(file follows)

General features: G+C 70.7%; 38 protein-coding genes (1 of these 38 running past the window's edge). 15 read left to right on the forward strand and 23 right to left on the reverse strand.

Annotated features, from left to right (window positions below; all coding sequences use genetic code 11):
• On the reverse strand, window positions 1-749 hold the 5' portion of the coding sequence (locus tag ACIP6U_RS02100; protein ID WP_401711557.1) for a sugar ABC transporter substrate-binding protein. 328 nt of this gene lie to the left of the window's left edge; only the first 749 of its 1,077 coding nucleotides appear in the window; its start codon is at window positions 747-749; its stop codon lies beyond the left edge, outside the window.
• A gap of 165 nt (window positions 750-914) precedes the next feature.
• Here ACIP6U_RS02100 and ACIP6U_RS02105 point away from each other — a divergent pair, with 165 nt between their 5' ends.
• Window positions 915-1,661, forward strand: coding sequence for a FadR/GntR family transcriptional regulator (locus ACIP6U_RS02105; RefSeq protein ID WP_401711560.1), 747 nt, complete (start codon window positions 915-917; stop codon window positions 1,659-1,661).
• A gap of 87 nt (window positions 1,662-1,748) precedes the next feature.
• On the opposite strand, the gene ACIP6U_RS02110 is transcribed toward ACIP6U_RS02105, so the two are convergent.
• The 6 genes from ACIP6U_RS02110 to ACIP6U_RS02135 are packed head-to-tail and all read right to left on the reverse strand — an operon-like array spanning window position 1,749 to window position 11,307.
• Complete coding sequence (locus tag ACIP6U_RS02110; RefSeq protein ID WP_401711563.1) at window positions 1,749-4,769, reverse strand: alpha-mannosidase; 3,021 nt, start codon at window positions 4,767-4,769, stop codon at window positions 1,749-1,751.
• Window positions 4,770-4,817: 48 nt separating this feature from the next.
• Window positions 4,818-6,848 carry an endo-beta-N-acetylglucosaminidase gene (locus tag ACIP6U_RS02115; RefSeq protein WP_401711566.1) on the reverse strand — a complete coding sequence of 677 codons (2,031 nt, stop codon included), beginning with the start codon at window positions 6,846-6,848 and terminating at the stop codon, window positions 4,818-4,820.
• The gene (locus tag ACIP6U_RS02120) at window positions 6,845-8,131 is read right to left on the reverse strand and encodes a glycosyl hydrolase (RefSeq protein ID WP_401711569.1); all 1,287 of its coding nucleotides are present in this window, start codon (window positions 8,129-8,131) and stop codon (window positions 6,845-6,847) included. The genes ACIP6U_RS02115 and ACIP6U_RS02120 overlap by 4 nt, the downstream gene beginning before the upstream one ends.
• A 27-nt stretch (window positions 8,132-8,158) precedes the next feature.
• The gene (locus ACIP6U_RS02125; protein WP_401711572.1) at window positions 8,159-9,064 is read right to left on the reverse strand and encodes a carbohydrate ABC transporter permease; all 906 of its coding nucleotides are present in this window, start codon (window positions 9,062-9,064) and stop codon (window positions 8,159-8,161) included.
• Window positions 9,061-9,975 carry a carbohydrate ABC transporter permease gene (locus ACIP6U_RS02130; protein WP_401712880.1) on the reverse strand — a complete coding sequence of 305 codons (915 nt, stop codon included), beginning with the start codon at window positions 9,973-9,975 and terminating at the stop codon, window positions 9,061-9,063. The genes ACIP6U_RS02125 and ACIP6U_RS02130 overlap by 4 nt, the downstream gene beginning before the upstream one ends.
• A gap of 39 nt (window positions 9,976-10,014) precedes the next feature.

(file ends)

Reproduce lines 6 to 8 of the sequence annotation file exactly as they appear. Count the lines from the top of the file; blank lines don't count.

• Window positions 915-1,661, forward strand: coding sequence for a FadR/GntR family transcriptional regulator (locus ACIP6U_RS02105; RefSeq protein ID WP_401711560.1), 747 nt, complete (start codon window positions 915-917; stop codon window positions 1,659-1,661).
• A gap of 87 nt (window positions 1,662-1,748) precedes the next feature.
• On the opposite strand, the gene ACIP6U_RS02110 is transcribed toward ACIP6U_RS02105, so the two are convergent.